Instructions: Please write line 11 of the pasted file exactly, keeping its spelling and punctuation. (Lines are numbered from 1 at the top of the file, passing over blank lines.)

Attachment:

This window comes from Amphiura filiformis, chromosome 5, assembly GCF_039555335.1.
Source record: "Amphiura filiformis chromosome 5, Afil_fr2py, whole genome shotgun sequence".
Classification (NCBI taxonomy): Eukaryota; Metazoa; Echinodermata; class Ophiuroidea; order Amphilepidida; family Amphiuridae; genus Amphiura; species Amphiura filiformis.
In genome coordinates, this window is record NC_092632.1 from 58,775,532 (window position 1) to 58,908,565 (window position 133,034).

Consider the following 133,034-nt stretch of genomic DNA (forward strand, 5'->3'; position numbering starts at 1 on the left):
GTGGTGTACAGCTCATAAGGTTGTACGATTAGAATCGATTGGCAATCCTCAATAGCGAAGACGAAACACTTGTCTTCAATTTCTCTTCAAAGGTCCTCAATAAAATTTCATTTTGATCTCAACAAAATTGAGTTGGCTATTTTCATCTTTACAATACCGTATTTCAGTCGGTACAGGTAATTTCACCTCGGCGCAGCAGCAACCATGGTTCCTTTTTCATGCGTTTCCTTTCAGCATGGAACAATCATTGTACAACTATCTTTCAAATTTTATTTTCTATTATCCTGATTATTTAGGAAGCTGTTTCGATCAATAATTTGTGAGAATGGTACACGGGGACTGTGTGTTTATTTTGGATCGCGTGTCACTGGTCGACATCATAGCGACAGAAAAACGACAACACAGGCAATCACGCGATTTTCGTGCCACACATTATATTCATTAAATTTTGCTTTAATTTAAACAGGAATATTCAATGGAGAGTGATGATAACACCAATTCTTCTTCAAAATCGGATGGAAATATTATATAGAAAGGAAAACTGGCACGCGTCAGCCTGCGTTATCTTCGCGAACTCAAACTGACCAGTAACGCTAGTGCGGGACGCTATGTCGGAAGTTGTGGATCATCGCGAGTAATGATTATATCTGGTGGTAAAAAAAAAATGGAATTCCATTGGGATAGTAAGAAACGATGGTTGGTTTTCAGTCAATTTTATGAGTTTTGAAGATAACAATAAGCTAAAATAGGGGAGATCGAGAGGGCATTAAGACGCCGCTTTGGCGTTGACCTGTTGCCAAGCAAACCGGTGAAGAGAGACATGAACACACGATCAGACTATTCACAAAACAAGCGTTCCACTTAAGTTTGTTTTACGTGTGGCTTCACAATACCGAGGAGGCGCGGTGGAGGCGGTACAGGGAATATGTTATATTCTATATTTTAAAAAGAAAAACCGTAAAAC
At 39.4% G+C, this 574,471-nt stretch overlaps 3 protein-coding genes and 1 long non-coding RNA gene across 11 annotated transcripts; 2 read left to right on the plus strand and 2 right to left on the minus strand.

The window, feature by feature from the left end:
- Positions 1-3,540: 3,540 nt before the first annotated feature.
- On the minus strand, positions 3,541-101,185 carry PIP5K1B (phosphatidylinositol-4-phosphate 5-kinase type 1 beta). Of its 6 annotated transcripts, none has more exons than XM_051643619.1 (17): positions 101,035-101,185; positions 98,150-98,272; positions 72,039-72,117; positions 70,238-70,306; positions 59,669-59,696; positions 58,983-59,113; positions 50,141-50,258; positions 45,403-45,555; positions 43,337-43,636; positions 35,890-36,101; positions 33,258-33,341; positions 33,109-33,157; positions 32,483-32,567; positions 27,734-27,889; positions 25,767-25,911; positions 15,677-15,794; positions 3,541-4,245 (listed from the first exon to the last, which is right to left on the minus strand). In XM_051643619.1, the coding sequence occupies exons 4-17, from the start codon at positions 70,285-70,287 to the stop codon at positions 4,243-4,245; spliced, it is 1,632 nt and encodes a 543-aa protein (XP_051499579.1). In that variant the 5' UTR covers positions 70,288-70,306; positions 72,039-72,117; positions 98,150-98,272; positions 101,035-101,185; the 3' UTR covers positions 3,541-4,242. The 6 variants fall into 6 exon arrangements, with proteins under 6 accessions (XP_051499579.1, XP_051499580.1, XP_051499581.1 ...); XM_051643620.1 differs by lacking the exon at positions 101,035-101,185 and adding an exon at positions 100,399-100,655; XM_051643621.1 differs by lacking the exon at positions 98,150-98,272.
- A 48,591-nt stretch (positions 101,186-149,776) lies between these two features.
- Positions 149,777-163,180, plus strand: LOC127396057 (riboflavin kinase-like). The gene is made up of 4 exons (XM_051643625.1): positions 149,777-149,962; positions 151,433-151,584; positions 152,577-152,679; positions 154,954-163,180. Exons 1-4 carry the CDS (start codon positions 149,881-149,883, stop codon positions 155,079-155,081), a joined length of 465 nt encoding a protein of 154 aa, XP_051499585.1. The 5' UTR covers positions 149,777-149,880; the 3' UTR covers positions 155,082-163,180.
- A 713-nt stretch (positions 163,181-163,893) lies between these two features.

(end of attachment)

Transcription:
- A 48,591-nt stretch (positions 101,186-149,776) lies between these two features.